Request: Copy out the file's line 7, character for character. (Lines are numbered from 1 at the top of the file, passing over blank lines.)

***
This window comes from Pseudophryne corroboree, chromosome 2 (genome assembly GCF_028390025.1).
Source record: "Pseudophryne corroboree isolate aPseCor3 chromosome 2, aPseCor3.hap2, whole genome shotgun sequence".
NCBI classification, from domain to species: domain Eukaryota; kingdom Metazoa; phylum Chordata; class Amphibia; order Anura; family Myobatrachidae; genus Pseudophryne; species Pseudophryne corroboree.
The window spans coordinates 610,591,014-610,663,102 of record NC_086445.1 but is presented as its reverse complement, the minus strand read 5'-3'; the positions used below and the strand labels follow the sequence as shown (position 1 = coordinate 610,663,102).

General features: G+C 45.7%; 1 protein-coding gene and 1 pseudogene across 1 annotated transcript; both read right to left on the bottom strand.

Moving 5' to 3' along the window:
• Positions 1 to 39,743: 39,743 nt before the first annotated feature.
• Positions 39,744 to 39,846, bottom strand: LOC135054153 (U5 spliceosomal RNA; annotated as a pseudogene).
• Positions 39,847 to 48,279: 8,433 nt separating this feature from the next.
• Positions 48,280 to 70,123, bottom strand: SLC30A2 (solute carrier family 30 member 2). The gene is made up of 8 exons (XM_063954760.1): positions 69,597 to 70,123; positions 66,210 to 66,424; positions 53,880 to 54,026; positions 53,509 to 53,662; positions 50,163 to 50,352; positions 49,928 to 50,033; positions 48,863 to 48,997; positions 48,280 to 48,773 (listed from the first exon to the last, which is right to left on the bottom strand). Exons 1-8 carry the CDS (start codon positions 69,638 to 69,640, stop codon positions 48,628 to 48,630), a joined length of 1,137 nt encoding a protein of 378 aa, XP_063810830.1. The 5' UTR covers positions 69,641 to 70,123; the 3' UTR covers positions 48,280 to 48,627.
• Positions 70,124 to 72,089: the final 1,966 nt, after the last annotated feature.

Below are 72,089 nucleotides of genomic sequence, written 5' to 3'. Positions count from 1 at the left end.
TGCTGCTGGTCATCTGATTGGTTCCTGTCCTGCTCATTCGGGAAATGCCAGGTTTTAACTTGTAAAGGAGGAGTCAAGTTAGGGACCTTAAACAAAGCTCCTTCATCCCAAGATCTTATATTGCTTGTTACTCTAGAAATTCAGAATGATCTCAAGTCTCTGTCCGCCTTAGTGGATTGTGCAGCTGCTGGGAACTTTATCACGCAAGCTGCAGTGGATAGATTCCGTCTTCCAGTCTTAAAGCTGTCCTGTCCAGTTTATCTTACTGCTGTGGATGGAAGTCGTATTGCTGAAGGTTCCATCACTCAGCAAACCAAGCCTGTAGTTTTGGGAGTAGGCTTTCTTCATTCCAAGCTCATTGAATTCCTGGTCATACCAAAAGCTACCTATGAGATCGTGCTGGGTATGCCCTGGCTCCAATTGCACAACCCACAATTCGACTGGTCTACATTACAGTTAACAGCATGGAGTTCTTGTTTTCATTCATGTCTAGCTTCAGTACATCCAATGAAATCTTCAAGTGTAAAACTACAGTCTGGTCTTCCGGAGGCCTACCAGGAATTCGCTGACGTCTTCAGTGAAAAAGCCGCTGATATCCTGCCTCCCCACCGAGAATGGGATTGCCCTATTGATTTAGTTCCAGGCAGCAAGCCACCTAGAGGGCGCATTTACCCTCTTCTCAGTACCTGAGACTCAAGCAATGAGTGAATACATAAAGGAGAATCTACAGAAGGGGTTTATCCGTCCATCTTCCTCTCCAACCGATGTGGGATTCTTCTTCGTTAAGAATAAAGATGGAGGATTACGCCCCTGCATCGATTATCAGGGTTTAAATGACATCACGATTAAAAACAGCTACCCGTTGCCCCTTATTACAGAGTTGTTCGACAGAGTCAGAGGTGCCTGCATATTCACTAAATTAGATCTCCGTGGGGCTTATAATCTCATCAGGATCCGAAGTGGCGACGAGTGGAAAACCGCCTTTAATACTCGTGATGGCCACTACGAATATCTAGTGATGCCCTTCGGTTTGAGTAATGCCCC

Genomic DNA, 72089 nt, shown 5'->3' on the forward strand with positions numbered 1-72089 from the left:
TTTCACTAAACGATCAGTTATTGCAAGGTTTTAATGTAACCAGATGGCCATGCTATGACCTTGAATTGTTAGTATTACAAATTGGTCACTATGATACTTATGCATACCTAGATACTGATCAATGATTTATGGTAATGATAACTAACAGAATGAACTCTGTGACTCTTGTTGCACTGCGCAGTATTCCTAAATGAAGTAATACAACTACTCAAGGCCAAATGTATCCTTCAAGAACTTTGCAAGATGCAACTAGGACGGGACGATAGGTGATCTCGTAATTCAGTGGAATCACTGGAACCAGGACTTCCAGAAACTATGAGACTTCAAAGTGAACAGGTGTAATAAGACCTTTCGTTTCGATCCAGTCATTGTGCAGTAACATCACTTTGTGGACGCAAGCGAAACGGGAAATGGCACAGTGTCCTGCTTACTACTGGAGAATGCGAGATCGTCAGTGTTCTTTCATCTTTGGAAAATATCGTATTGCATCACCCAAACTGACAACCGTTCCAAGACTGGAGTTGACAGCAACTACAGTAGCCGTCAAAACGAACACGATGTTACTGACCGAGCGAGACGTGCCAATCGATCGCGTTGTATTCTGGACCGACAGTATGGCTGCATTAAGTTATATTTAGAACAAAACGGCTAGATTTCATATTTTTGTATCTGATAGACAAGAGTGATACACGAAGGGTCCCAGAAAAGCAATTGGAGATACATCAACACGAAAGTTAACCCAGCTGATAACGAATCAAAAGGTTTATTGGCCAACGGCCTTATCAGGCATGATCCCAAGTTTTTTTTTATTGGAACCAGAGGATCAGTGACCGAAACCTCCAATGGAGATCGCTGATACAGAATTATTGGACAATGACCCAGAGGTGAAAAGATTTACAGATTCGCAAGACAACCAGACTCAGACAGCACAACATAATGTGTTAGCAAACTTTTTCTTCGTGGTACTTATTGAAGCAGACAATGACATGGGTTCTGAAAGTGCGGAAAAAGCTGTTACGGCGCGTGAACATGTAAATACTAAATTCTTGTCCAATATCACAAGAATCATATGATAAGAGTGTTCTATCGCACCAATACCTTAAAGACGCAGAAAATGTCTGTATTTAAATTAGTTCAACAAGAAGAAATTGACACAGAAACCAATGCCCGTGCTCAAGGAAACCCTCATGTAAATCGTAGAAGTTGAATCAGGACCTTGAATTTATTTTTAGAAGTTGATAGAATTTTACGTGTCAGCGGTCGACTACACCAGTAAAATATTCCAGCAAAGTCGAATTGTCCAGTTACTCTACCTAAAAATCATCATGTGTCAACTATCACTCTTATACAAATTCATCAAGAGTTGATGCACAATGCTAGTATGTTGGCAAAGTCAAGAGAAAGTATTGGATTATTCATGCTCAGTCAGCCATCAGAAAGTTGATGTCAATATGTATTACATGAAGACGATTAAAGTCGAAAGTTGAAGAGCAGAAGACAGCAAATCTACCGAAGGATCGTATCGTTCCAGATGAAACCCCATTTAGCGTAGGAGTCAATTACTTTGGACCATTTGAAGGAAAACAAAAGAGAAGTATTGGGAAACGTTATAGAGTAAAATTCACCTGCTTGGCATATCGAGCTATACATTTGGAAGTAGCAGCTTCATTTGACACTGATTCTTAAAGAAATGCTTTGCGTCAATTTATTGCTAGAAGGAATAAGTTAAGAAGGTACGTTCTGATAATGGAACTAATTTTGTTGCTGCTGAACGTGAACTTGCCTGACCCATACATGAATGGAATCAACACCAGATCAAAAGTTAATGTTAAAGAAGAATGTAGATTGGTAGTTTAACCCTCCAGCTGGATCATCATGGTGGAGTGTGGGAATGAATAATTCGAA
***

• Positions 1 to 39,743: 39,743 nt before the first annotated feature.